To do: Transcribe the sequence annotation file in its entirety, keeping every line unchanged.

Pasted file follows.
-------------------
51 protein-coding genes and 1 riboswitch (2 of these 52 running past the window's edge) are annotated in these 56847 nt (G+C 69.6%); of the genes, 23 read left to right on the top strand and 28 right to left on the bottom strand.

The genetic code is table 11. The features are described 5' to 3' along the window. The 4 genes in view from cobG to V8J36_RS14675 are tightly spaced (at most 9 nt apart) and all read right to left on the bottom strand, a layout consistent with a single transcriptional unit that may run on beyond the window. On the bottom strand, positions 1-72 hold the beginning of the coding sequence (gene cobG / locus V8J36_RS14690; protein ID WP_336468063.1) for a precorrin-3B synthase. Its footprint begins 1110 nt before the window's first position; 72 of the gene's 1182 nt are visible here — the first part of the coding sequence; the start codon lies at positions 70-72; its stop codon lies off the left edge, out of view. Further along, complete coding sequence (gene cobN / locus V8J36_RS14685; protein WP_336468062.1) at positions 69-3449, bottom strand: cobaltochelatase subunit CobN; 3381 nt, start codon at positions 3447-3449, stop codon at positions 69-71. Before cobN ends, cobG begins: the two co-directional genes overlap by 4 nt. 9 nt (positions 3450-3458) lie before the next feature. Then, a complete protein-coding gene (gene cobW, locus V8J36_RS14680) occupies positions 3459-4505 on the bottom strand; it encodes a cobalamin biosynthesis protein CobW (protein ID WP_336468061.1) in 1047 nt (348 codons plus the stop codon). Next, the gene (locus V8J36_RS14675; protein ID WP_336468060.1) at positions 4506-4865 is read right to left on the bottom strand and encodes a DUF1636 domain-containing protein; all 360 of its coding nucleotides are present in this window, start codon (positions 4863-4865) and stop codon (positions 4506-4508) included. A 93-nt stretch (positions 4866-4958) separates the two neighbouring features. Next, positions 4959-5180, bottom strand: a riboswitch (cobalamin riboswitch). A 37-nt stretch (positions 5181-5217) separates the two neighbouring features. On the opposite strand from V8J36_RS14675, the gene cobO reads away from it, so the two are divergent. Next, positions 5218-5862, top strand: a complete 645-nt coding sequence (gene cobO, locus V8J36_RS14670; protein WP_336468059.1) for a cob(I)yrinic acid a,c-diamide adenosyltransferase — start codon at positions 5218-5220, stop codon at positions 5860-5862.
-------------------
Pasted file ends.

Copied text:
51 protein-coding genes and 1 riboswitch (2 of these 52 running past the window's edge) are annotated in these 56847 nt (G+C 69.6%); of the genes, 23 read left to right on the top strand and 28 right to left on the bottom strand.

The genetic code is table 11. The features are described 5' to 3' along the window. The 4 genes in view from cobG to V8J36_RS14675 are tightly spaced (at most 9 nt apart) and all read right to left on the bottom strand, a layout consistent with a single transcriptional unit that may run on beyond the window. On the bottom strand, positions 1-72 hold the beginning of the coding sequence (gene cobG / locus V8J36_RS14690; protein ID WP_336468063.1) for a precorrin-3B synthase. Its footprint begins 1110 nt before the window's first position; 72 of the gene's 1182 nt are visible here — the first part of the coding sequence; the start codon lies at positions 70-72; its stop codon lies off the left edge, out of view. Further along, complete coding sequence (gene cobN / locus V8J36_RS14685; protein WP_336468062.1) at positions 69-3449, bottom strand: cobaltochelatase subunit CobN; 3381 nt, start codon at positions 3447-3449, stop codon at positions 69-71. Before cobN ends, cobG begins: the two co-directional genes overlap by 4 nt. 9 nt (positions 3450-3458) lie before the next feature. Then, a complete protein-coding gene (gene cobW, locus V8J36_RS14680) occupies positions 3459-4505 on the bottom strand; it encodes a cobalamin biosynthesis protein CobW (protein ID WP_336468061.1) in 1047 nt (348 codons plus the stop codon). Next, the gene (locus V8J36_RS14675; protein ID WP_336468060.1) at positions 4506-4865 is read right to left on the bottom strand and encodes a DUF1636 domain-containing protein; all 360 of its coding nucleotides are present in this window, start codon (positions 4863-4865) and stop codon (positions 4506-4508) included. A 93-nt stretch (positions 4866-4958) separates the two neighbouring features. Next, positions 4959-5180, bottom strand: a riboswitch (cobalamin riboswitch). A 37-nt stretch (positions 5181-5217) separates the two neighbouring features. On the opposite strand from V8J36_RS14675, the gene cobO reads away from it, so the two are divergent. Next, positions 5218-5862, top strand: a complete 645-nt coding sequence (gene cobO, locus V8J36_RS14670; protein WP_336468059.1) for a cob(I)yrinic acid a,c-diamide adenosyltransferase — start codon at positions 5218-5220, stop codon at positions 5860-5862.